Philips Eyes LED Street Lighting Market in India

Philips Lighting seeks to expand its share in the construction of LED street lighting networks in India. A Philips official revealed the company plans to replace over 30 million traditional street lamps with connectable LED street lights after winning a major part of government’s LED distribution scheme, covered Money Control.

(Image: Philips Lighting)

The lighting giant partakes in several tenders to collaborate with local governments to begin street lighting makeovers.

Sumit Joshi, Vice Chairman and MD of Philips Lighting India, confirmed the company is marching into India’s street lighting space.

Since the Smart City Mission started, the Indian government has been promoting LED illumination and other energy efficiency projects through Energy Efficiency Services Ltd., a joint venture under the Ministry of Power. It is working closely with Philips Lighting to facilitate the conversion plans.

Joshi believed the country needs more than 30 million street lights considering many parts of it lack basic-level lighting. However, he did not reveal the proportion the government tenders contributed to Philips Lighting’s revenue.

Philips Lighting also intends to tap into a government scheme Pradhan Mantri Sahaj Bijli Har Ghar Yojana, an electricity distribution project also called Saubhagya. The scheme aims to provide electrical connections to over 40 million households in both rural and urban areas by 2018.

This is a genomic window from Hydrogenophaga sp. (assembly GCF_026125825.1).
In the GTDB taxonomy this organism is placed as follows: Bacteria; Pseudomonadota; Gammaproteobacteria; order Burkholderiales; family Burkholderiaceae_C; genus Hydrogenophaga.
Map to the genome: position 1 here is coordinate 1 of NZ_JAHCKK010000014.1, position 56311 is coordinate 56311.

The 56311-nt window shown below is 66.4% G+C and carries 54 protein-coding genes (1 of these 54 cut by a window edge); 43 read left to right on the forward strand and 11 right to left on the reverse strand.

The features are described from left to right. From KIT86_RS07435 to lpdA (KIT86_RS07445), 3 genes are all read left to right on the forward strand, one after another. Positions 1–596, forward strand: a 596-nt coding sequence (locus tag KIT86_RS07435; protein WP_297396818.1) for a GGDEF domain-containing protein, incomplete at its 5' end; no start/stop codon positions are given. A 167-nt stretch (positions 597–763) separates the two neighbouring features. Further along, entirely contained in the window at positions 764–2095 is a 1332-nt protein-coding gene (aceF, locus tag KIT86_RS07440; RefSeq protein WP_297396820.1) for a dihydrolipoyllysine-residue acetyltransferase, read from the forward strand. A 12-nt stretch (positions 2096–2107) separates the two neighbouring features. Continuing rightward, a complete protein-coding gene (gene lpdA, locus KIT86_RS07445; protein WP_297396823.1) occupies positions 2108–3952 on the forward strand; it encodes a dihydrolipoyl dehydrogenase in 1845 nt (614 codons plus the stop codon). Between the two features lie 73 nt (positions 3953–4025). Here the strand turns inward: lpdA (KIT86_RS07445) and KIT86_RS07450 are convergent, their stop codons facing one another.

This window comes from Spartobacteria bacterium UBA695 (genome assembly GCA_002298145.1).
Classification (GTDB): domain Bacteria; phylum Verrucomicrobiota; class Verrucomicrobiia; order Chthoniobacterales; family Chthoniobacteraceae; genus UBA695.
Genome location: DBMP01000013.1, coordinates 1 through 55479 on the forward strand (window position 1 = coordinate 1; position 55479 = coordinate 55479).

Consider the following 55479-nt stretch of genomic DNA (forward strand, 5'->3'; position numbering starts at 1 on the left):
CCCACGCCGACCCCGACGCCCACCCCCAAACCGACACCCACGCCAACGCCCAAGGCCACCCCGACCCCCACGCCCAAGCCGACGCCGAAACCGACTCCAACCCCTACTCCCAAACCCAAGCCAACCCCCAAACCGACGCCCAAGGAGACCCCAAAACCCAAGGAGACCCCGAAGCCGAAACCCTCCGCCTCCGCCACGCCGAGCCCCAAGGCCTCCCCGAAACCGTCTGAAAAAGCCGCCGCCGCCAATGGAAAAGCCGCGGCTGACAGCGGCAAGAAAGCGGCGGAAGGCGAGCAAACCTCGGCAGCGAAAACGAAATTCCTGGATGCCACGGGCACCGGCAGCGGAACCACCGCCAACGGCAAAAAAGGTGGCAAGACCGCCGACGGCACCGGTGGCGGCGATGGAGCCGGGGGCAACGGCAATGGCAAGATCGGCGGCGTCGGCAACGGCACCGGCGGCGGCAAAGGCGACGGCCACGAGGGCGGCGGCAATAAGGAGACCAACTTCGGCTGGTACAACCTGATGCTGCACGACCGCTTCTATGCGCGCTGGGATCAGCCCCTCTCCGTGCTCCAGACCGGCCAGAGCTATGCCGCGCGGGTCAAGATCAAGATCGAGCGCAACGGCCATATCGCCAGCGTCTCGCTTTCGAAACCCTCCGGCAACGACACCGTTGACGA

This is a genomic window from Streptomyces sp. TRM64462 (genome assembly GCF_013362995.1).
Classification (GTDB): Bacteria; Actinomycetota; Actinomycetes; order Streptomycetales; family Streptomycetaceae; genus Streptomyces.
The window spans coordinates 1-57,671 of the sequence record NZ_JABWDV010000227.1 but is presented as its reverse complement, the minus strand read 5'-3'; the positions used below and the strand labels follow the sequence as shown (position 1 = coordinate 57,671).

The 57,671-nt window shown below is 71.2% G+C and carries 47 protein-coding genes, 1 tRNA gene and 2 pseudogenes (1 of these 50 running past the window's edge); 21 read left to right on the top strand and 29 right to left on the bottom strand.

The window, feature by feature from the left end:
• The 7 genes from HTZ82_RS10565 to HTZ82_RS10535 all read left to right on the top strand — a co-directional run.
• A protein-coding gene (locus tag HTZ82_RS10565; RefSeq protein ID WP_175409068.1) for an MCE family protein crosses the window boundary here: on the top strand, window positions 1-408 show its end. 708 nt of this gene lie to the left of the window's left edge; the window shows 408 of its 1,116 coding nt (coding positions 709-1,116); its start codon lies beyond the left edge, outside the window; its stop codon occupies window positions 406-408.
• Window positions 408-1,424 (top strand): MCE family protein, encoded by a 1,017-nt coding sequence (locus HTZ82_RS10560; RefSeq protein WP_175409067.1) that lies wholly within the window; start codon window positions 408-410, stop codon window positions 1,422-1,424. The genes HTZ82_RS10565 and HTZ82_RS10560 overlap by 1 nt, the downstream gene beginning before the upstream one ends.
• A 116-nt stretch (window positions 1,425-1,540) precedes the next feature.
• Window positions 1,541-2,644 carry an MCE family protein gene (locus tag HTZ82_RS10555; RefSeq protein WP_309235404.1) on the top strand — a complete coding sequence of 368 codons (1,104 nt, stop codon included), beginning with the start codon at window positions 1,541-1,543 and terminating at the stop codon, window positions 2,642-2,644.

Joshi explained, even if EESL is one of Philips Lighting’s biggest clients, the company also keeps an eye out for opportunities outside EESL. Philips Lighting is also looking to participate in other market segments such as connected lighting, smart home, b2b business, and new office decoration. It is expanding its connected lighting portfolio through the line-up of Hue Smart Lighting System, added Joshi.

As for the situation in Europe, Philips on Monday October 23 announced that it will focus more on emerging markets such as India and China to prevent possible negative influences of Brexit, reported Channel NewsAsia.

Philips CEO Frans van Houten expressed his concern about what would happen after Brexit even though he has yet to see a big impact. However, the demand in Britain went down and the pound also dropped in face of the threat of Brexit, possibly leading to less revenue Philips generated in the UK.

According to Philips’ 3Q17 financial results, the net profit is mainly left up by demands from eastern markets. The CEO said the Amsterdam-based conglomerate would aim at the growth markets instead to offset potential losses caused by Brexit. He also warned there might also be job losses for British Philips employees after Brexit which will happen in March 2019.

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